The cherry on top??? Expectations of the patients and their families are frequently unrealistic as well - nurses are the 'face' of healthcare, so we must absorb all the negativity when any part of the "patient experience" does not life up to their (5 star hotel) expectations - and we are subjected to employer discipline for any lapses in 'customer service'.... which is measured on a continual basis.

So, yeah - we are the epicenter of burnout. Caught in an everlasting sqeezeplay. And there's no indication that it will change in the foreseeable future.

You're correct - Clinical informatics is an expanding career field. My organization employs many Nurse Informaticists - entry level qualification is an MSN in Informatics & high level of expertise in clinical systems. Most have ~ 5 years of bedside experience prior to obtaining their graduate degree.

Best of luck on your career change.

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amoLucia specializes in LTC.

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To OP - you directed some questions towards me, but HouTx answered as I would have for much of my answers. (TY, HouTx. my thoughts exactly.) I graduated nsg school in 1974 and have now gone out on early retirement for some major health issues. Otherwise, I'd still be working although the 'thrill has been long gone' for a while. We 'ancient ones' have seen many changes come along. Job satisfaction just isn't there anymore in large enough quantity to keep banging heads against the wall. Burnout, or rather maybe just being 'tired' is very, very real in nsg.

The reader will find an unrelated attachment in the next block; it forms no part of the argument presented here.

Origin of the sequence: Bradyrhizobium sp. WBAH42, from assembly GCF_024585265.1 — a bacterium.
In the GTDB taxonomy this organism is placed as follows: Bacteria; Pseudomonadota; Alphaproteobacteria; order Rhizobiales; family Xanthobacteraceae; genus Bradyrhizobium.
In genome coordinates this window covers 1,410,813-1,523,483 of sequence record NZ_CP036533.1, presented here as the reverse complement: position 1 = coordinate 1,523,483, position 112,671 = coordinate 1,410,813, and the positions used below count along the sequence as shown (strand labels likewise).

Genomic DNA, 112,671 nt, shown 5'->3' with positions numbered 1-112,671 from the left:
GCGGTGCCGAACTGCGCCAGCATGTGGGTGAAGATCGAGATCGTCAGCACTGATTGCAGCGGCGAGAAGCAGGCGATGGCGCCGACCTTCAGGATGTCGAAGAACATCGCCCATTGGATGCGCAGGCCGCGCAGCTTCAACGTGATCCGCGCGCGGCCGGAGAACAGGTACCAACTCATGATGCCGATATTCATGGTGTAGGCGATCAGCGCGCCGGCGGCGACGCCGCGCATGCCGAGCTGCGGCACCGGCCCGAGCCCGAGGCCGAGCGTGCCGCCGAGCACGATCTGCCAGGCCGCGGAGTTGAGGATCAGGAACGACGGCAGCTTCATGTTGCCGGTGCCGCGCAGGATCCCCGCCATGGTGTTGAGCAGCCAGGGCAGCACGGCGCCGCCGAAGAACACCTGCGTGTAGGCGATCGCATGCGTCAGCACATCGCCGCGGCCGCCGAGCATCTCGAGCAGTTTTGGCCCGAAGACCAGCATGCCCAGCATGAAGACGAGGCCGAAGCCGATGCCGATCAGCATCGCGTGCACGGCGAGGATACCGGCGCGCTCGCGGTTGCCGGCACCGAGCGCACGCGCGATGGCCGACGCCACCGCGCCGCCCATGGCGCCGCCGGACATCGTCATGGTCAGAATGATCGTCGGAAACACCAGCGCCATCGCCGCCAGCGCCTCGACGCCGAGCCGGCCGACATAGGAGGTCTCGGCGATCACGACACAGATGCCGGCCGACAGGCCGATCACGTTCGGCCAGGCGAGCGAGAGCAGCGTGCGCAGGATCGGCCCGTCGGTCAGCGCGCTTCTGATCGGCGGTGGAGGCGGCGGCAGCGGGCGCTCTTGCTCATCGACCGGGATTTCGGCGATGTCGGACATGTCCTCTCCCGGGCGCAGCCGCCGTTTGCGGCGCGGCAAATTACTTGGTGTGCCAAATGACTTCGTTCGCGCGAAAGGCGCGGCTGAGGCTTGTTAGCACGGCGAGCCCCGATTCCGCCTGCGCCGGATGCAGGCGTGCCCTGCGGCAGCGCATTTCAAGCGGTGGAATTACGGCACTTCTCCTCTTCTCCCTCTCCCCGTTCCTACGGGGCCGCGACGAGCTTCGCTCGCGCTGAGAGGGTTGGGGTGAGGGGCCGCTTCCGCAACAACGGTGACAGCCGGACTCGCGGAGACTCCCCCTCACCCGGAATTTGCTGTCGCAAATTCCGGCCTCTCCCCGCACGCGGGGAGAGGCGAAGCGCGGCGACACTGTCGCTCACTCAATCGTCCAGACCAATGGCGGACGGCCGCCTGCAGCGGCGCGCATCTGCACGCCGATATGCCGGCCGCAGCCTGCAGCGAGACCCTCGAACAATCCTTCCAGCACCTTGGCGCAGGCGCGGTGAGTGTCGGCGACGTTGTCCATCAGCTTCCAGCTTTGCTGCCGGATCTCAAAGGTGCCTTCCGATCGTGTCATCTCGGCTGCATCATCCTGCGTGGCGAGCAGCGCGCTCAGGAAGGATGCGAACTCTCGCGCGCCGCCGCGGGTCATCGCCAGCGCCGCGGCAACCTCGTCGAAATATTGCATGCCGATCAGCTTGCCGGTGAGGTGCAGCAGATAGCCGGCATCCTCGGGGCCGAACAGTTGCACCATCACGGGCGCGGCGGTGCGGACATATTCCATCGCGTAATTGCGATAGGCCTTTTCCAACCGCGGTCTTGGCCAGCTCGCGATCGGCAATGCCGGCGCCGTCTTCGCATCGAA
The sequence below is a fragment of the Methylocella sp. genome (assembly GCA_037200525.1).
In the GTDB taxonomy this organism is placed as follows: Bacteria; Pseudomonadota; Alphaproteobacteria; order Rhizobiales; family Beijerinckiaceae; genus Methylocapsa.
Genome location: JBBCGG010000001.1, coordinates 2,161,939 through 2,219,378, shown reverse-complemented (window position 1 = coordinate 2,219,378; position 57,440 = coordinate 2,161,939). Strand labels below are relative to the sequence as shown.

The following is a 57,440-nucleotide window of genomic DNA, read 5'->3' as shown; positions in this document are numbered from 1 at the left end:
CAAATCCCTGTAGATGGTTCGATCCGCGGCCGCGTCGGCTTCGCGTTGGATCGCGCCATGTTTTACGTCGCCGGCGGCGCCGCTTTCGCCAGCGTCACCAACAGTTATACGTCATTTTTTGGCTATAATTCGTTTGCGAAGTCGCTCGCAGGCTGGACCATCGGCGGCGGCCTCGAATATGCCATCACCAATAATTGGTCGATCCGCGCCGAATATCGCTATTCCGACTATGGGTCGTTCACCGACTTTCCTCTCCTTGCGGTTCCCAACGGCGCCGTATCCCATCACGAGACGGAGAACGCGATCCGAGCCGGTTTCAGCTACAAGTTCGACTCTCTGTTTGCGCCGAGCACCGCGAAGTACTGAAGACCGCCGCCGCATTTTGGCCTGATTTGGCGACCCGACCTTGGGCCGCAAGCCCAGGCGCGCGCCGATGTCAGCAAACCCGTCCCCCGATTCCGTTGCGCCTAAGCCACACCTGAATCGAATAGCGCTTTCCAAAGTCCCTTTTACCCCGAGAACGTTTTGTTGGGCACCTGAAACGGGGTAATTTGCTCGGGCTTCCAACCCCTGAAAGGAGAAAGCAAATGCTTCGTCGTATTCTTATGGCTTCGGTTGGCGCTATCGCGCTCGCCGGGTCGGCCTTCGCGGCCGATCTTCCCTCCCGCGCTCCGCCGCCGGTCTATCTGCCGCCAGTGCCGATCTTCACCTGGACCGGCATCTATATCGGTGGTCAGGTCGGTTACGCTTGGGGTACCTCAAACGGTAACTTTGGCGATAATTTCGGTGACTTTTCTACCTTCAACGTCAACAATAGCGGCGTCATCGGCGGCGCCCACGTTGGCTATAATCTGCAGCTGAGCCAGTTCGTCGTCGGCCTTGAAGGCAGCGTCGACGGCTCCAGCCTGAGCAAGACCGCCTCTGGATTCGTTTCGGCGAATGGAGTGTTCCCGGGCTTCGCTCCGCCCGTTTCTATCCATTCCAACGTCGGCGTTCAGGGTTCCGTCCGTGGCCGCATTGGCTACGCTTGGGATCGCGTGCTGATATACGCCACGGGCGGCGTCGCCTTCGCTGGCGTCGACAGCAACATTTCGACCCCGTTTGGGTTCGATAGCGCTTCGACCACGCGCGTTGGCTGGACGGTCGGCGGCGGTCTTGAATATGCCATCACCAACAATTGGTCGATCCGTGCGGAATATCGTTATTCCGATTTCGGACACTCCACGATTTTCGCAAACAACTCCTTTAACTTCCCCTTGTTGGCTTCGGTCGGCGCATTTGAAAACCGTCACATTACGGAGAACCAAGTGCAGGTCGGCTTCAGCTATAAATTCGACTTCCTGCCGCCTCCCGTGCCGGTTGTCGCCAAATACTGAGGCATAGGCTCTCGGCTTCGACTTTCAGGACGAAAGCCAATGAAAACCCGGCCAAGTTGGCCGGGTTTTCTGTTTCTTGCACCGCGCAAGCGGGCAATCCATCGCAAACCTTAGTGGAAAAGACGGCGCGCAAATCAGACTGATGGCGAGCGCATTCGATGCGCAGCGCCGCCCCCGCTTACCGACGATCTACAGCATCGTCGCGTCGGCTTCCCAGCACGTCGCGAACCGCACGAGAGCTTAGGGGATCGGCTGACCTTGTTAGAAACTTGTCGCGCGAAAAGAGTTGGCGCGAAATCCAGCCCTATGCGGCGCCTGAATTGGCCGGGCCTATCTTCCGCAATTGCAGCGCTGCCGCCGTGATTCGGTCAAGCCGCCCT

Something I'm seeing in these posts is that more & more nurses are dissatisfied at much earlier stages in their careers than has been in the past. I mean we're talking after only a few years as the newer nurses start to look outside of clinical nsg or into advanced education, and even other careers (even choosing to be stay-at-home moms longer for a while).